Train Ferry - Hazards

Hazards

The Japanese train ferry Toya Maru sank during typhoon Marie on 26 September 1954, killing more than a thousand. Four other train ferries, Seikan maru No.11, Kitami maru, Tokachi maru and Hidaka maru also sank on that day; the loss appeared to be of about 1,430 people.

In those days, Japanese train ferries did not have a rear sea-gate, because engineers believed that inrushing water could be evacuated expeditiously and would not pose a danger. However, when the wavelength of the sea has special relationship with the length of a ship, evacuation of inrushing water is interfered by the next inrushing water, causing rising water on the ship. After the accidents, all Japanese train ferries were retrofitted with rear sea-gates and weather forecast technology was greatly promoted.

The Norwegian train ferry Skagerrak, built in 1965, sank in gale force winds on 7 September 1966 on a journey between Kristiansand, Norway and Hirtshals, Denmark, when the rear sea-gate was destroyed by heavy seas. One person subsequently died of injuries, and six freight cars and a number of automobiles sank to the bottom with the ship.

The Canadian train ferry MV Patrick Morris sank on 20 April 1970 while assisting in a search and rescue operation for a sinking fishing trawler (M.F.V. "Enterprise") off the northeast coast of Cape Breton Island. The ferry was trying to maintain position to retrieve a body when her stern gates were overpowered by 30-foot (9 m) waves; she sank within 30 minutes taking several rail cars and 4 crew members, including the Captain, to the bottom of the Cabot Strait. There were 47 survivors.

Train ferries rarely sank because of sea-hazards, although they have some weaknesses linked to the very nature of transporting trains "on rail" on a ship.

These weaknesses include:

  • Trains are loaded at a rather high level, making the ship top-heavy.
  • The train deck is difficult to compartmentalise, so that sloshing flood water can destabilise the ship.
  • The sea doors where the trains go in and out are a weakness, even if placed at the rear of the ship.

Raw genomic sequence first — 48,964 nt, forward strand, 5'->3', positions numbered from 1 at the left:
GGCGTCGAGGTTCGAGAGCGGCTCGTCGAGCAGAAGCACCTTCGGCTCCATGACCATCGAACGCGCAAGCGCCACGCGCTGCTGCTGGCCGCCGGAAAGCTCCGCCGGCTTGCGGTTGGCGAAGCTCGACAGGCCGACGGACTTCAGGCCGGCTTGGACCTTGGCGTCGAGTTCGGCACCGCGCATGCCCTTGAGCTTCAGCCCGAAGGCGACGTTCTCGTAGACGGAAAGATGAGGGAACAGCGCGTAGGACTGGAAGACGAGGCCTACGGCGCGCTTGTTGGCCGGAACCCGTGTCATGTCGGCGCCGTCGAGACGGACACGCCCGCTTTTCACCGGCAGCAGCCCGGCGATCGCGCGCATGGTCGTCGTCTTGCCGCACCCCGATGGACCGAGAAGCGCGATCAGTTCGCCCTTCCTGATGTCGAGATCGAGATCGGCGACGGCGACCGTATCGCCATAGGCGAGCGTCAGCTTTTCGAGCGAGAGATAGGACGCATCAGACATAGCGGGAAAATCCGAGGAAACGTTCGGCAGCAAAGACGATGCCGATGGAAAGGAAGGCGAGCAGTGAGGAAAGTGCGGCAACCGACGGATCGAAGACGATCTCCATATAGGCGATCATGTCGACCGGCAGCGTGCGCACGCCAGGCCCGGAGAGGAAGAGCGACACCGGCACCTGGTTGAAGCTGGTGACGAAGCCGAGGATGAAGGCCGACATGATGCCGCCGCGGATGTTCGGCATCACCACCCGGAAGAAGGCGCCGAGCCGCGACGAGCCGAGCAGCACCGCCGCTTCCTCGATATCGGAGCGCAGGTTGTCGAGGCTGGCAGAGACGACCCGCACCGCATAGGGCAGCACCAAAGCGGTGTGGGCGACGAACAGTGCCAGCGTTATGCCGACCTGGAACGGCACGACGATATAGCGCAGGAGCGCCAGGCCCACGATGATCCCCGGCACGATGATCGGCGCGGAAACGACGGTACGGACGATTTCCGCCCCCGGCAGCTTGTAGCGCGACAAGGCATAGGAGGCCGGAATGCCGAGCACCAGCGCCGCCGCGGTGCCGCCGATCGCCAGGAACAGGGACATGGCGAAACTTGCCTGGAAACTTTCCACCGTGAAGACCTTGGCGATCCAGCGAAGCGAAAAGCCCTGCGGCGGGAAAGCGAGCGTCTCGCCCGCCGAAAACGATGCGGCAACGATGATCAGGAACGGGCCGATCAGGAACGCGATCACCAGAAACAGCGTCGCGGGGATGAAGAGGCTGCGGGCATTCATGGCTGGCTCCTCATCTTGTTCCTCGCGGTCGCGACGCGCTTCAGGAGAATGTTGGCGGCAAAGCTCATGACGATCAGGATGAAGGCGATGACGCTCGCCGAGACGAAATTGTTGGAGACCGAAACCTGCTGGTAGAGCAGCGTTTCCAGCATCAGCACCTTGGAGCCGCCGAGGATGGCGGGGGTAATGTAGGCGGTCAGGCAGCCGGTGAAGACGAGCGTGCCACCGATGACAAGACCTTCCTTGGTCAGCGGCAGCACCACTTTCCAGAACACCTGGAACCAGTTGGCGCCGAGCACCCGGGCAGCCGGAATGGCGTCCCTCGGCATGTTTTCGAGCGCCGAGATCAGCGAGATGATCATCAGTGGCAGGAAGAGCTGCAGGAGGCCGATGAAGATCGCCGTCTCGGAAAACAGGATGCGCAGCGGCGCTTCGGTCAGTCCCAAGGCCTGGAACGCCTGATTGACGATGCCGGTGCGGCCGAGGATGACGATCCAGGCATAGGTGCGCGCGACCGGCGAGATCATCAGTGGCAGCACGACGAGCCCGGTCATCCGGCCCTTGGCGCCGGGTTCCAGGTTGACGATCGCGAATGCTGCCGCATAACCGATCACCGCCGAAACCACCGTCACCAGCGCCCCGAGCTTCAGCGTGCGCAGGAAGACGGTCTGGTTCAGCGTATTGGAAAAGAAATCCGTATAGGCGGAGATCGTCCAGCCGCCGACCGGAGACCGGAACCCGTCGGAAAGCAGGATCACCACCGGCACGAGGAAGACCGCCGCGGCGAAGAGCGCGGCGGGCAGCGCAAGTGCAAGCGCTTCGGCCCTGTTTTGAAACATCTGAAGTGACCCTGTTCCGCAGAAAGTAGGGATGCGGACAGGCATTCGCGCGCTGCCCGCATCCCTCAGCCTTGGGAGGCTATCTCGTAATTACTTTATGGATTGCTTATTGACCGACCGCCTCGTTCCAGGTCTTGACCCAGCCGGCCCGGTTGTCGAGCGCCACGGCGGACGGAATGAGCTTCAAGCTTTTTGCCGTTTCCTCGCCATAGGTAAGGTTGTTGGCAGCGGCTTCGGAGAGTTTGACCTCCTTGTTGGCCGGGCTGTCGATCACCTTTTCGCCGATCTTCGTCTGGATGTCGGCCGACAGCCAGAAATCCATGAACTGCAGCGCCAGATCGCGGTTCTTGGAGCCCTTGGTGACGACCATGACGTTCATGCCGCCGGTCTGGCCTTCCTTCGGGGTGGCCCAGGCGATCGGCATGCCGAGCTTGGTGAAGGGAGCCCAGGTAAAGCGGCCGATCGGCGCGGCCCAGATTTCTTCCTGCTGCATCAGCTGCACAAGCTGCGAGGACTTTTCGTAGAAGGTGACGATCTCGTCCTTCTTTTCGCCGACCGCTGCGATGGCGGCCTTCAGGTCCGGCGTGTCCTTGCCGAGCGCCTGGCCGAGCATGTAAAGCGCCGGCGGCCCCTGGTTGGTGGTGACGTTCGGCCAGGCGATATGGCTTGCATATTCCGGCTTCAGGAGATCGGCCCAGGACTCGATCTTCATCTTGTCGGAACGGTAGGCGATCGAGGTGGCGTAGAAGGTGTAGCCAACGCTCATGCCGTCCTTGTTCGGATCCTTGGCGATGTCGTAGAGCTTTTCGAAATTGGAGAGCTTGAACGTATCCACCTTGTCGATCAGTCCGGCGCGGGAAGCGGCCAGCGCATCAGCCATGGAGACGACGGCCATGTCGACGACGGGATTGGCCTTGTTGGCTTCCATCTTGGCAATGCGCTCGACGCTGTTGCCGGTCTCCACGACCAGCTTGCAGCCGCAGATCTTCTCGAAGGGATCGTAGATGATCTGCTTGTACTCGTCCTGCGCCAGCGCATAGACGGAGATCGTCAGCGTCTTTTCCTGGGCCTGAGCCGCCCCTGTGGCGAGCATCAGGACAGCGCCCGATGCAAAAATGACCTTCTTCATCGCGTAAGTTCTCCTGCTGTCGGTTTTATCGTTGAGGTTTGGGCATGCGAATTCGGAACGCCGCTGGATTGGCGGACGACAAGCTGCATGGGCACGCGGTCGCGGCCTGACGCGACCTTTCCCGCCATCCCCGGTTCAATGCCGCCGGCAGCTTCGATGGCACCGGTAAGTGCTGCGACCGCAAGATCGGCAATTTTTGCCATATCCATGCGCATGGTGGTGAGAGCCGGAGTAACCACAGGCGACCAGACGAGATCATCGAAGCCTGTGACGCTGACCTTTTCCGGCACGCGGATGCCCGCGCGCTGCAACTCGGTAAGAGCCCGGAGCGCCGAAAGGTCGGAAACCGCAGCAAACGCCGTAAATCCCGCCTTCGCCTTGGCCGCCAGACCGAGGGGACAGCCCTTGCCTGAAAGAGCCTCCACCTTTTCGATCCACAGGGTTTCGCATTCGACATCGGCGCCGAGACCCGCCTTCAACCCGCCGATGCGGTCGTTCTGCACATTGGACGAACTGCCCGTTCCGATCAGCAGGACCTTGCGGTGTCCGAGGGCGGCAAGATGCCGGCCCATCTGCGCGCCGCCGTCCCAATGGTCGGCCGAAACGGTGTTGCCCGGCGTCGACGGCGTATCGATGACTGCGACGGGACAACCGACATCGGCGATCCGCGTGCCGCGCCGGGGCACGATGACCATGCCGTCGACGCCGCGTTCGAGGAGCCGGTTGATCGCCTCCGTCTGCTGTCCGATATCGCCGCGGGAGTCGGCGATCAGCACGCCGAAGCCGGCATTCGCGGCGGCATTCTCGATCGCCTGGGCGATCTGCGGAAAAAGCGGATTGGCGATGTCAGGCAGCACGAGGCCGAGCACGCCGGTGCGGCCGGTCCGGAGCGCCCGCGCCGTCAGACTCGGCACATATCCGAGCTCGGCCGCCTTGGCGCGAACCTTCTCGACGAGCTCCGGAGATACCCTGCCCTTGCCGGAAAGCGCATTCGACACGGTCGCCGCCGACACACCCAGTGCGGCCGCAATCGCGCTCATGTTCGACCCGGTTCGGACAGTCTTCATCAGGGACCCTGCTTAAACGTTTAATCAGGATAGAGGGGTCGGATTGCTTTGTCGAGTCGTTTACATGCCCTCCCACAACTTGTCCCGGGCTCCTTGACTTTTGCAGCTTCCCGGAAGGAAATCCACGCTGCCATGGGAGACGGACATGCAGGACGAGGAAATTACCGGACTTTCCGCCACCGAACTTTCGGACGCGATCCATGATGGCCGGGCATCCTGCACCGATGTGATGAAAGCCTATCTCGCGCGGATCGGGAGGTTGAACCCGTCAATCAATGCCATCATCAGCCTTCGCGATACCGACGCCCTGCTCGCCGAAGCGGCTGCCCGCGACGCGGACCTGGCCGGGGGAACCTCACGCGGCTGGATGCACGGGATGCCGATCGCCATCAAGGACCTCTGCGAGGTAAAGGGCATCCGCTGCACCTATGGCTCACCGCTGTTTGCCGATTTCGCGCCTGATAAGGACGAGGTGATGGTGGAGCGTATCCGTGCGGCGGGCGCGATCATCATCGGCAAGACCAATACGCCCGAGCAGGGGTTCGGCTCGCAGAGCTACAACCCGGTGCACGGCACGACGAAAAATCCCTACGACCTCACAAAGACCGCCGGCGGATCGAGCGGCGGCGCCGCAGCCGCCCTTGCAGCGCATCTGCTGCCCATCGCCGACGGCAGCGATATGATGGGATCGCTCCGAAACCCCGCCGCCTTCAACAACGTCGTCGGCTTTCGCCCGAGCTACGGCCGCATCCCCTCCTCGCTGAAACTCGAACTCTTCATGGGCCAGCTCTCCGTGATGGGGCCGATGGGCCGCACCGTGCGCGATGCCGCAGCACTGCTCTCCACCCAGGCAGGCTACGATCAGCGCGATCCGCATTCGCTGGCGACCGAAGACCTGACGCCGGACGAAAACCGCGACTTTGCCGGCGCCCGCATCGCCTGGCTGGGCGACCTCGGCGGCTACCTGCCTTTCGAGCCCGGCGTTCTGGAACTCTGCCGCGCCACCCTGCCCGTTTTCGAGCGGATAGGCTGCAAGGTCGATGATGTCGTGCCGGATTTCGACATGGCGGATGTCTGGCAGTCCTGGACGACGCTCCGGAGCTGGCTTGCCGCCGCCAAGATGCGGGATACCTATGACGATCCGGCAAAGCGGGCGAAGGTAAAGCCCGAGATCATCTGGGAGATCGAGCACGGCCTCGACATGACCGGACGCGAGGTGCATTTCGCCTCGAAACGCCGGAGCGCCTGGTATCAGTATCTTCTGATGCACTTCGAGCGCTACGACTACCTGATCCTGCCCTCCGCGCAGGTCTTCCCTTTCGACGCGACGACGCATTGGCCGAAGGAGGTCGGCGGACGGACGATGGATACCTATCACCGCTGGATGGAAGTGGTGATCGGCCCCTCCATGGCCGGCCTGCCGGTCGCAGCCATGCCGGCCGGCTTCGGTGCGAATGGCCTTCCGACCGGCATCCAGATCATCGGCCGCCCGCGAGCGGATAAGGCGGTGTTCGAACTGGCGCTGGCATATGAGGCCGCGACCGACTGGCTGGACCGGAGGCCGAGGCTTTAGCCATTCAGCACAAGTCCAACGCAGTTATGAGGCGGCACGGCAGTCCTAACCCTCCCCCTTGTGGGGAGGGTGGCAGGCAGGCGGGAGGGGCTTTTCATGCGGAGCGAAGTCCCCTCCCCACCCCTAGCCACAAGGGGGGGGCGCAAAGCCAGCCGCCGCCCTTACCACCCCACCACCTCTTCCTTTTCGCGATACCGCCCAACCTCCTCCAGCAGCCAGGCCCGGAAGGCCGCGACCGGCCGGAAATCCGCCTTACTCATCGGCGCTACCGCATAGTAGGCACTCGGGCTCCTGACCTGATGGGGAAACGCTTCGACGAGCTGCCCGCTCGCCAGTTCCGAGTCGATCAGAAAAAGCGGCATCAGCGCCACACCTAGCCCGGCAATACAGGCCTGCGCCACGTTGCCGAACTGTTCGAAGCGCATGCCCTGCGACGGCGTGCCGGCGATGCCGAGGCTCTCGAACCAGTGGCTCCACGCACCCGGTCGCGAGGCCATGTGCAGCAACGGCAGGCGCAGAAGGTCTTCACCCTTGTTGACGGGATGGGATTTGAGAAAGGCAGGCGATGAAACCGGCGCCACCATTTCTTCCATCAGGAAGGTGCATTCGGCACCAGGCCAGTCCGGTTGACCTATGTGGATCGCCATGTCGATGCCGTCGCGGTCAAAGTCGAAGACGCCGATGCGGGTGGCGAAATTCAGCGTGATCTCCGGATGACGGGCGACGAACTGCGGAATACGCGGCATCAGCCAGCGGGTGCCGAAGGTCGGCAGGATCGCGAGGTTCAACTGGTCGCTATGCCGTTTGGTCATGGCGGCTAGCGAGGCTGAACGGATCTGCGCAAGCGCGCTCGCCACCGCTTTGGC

• The train carriages need to be strongly secured lest they break away and roll around, particularly on long, open-water routes.

The Ann Arbor Railroad of Michigan developed a system of making cars fast that was adopted by many other lines. Screw jacks were placed on the corners of the railcar and the car was raised slightly to take its weight off of its wheels. Chains and turnbuckles were placed around the car frame and hooked onto the rails and tightened. Clamps were placed behind the wheels on the rails. Deckhands engaged in continual inspection and tightening of the gear during the crossing. This system effectively held the cars in place when the ship encountered rough weather.

Several train ferries—the SS Milwaukee, SS Pere Marquette 18, and SS Marquette & Bessemer No. 2—were lost on the Great Lakes. These losses, though causes remain unconfirmed, were attributed to seas boarding the unprotected stern of the ship and swamping it in a severe storm. As a result, seagates were required on all new ships and required to be retrofitted on older vessels. In addition, two wooden crosslake railroad ferries were burned.

Some accidents occurred at the slip during loading, when stability was a major problem. Train ferries often list when heavy cars are loaded onto a track on one side while the other side is empty. Normal procedure was to load half of a track on one side, all of the track on the other side, and then the rest of the original track. If this procedure was not followed, results could be disastrous. In 1909, the SS Ann Arbor No. 4 capsized in her slip in Manistique, Michigan when a switching crew put eight cars of iron ore on her portside tracks. The crew got off without loss of life, but salvage operations were costly and time-consuming.

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